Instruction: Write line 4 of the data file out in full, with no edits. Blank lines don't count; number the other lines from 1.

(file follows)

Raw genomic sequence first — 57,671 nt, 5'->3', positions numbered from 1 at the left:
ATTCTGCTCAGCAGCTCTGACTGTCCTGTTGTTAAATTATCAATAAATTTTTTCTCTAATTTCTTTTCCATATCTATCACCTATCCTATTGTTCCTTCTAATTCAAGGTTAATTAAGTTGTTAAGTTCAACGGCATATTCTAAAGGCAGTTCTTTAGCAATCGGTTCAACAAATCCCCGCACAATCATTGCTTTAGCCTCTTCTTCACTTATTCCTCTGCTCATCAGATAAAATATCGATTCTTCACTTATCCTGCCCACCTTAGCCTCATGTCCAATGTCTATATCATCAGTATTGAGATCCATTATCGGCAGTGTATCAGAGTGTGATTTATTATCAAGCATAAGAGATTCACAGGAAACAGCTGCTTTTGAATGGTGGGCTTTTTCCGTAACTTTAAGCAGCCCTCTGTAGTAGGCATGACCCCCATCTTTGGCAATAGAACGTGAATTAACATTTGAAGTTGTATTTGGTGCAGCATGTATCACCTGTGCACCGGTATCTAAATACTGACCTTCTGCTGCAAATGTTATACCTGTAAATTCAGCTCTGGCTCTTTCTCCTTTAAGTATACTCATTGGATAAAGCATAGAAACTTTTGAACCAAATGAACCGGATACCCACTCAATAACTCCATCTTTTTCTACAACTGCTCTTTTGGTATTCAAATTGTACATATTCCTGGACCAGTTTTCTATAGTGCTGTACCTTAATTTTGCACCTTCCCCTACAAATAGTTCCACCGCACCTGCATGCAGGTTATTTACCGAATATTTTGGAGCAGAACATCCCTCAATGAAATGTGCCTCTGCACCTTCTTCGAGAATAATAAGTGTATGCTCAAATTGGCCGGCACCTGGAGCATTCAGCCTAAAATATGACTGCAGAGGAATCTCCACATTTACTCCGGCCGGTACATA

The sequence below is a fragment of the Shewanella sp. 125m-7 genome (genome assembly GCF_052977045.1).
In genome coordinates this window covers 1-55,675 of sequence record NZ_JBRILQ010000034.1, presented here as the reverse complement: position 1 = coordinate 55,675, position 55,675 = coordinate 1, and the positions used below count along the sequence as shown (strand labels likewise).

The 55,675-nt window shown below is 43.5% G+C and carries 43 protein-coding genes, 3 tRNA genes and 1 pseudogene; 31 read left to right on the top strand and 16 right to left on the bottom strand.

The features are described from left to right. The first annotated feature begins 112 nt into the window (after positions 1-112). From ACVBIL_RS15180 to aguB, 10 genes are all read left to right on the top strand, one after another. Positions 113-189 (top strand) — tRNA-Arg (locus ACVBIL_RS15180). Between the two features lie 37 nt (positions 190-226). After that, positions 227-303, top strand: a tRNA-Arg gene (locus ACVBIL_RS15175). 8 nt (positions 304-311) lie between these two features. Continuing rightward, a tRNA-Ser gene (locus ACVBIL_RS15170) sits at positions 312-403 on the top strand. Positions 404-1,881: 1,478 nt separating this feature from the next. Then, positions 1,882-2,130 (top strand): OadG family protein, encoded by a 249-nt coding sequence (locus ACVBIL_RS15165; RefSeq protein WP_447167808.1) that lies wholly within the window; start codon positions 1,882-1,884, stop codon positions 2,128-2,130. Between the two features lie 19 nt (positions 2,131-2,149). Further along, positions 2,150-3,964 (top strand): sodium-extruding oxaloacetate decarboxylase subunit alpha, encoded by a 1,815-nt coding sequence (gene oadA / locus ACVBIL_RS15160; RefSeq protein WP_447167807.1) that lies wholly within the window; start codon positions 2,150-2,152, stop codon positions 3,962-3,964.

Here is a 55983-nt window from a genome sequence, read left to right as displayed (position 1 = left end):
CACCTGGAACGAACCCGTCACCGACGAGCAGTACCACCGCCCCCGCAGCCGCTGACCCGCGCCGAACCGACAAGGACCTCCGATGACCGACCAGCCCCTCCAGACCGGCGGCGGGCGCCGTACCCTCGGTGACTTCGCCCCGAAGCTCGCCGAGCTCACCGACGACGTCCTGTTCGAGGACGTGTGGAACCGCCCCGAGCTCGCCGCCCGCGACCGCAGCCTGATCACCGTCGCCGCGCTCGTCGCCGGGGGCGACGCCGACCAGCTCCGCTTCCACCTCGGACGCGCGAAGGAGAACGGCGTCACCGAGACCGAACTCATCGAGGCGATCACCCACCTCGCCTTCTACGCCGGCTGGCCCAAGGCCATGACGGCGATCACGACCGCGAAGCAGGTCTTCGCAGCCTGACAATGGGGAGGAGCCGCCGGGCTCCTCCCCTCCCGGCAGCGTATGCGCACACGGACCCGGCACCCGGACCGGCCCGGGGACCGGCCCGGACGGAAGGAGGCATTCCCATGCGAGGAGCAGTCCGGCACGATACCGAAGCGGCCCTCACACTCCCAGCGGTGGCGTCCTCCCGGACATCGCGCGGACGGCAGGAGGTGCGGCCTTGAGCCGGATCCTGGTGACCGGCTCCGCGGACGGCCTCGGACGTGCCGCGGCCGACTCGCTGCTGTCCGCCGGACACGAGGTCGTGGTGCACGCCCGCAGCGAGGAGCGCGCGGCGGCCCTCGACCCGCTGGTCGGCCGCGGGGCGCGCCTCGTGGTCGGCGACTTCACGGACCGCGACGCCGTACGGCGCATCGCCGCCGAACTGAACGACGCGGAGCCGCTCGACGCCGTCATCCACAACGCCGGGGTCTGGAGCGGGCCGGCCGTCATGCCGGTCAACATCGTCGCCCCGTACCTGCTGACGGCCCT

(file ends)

In genome coordinates this window covers 1-55,675 of sequence record NZ_JBRILQ010000034.1, presented here as the reverse complement: position 1 = coordinate 55,675, position 55,675 = coordinate 1, and the positions used below count along the sequence as shown (strand labels likewise).